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6

OK, I have stumbled upon the solution. Here's the link where I got the info from: http://brickybox.com/2009/10/18/os-x-fix-argentina-dst-october-2009 The tzdata source has changed its url. It is now to be found at: ftp://ftp.iana.org/tz/ or http://www.iana.org/time-zones for more information. I downloaded the updated tzdata-file: in this case ...


3

On Debian-based systems, apt-get downloads *.deb files under /var/cache/apt/archives/ (dpkg does not download anything by itself, it only manages the packages locally). Searching suggests, it's just a bit different on iOS, and the path is /private/var/cache/apt/archives, partucularly, you probably want to remove /private/var/cache/apt/archives/partial/*.deb ...


3

Well, you could try the following commands which worked for me in RHEL6: 1) Whatever device you see in "iostat" output performing more I/O, use it with fuser command as follows: fuser -uvm device 2) You will get a list of processes with the user name causing more I/O. Select those PIDS and use it in the lsof command as follows: lsof -p PID | more 3) ...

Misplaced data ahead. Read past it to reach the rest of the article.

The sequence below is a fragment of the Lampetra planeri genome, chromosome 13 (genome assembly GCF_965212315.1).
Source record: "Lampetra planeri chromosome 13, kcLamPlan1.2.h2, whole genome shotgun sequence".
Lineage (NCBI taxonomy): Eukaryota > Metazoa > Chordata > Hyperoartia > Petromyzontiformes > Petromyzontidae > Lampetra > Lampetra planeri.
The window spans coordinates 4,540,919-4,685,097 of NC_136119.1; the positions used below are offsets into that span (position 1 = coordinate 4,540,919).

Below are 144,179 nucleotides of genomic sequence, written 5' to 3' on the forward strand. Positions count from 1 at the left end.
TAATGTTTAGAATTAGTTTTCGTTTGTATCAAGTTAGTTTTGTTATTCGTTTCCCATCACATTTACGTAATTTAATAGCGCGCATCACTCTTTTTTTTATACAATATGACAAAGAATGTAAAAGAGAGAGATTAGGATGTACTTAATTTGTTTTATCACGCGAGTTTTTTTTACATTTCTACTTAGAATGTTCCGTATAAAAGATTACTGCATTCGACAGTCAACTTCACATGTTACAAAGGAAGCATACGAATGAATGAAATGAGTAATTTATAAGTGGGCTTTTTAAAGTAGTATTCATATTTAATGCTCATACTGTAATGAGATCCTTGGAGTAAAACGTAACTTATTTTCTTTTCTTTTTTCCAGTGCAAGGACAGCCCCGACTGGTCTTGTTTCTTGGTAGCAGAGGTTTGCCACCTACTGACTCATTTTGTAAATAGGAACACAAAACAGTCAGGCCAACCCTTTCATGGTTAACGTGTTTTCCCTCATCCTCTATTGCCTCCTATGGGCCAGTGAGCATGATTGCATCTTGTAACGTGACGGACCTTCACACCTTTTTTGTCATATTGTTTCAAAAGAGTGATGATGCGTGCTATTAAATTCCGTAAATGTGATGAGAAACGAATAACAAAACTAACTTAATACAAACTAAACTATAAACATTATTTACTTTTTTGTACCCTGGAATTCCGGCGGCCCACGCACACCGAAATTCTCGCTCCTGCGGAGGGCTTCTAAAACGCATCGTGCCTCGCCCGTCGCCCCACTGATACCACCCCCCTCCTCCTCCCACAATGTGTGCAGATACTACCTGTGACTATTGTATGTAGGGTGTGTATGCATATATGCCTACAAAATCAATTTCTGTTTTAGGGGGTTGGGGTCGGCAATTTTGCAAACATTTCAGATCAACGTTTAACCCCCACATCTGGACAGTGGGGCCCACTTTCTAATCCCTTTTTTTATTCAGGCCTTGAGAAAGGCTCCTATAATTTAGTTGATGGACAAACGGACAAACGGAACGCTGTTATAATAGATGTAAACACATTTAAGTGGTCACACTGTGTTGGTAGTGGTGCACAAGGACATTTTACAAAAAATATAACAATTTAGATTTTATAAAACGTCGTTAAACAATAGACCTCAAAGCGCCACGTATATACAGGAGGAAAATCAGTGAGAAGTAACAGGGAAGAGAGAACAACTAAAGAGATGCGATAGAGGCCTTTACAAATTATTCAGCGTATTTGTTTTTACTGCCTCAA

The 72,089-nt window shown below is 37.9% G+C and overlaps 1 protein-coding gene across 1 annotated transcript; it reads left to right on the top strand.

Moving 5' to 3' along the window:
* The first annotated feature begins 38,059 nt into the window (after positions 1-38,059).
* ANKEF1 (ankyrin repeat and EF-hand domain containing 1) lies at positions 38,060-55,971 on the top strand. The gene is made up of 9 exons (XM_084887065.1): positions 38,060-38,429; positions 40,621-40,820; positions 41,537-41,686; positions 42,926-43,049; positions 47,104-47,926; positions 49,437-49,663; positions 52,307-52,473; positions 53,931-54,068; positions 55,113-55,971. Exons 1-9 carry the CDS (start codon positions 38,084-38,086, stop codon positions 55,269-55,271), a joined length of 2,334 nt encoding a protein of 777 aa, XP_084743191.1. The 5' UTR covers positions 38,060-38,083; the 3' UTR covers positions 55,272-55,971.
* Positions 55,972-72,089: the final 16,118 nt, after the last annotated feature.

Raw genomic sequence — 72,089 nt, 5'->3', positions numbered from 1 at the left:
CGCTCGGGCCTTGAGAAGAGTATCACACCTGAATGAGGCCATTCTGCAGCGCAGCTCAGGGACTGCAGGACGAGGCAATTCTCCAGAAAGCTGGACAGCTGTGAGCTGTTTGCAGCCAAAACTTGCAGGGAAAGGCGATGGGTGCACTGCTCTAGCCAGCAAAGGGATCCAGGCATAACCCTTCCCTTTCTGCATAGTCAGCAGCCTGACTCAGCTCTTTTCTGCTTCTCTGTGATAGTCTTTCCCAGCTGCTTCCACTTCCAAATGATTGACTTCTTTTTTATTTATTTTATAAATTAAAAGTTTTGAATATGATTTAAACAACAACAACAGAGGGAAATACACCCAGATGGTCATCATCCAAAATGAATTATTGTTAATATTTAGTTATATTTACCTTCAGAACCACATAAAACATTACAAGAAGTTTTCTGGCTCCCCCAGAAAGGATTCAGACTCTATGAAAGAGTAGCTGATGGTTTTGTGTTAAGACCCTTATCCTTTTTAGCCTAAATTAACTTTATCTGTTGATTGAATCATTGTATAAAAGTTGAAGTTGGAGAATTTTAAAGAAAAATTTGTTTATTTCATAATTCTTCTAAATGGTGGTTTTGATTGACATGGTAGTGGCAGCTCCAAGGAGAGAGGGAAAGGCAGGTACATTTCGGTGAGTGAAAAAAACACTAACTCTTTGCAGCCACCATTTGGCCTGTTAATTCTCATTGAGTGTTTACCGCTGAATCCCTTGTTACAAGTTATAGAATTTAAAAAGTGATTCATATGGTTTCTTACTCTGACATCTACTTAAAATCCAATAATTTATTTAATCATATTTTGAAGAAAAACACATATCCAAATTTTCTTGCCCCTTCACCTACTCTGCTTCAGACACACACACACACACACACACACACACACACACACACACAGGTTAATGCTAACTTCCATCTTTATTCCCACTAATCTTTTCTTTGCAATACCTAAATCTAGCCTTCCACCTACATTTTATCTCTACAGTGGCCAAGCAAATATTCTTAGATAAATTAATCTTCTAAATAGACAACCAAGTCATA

2

It seems there is no tools to find out I/O throughput per file other than within process using the file. But there are ways to find out process I/O throughput. iotop - It is a top/iftop like utility that show process I/O throughput. After pin pointing which process is having heavy I/O, use following to find out what file is being used lsof -c <process ...


2

You could use file to determine the type of the plist and if it is binary: plutil -convert xml1 $file && sed /*whatever*/ $file && plutil -convert binary1 $file otherwise of course you can just use sed (or perl) directly on the xml file.


1

Linux memory system is filled with many routines of memory optimization utilities and memory sharing, making the very idea of how memory is shared and being consumed among, a cumbersome approach.The output of ps and other ps related commands all work up their output from data under /proc filesystem. Particularly ps, RSS(resident size memory) and ...


1

iTunes can run under Wine, with some difficulty. Be prepared for it to consume 1GB of Vmem.



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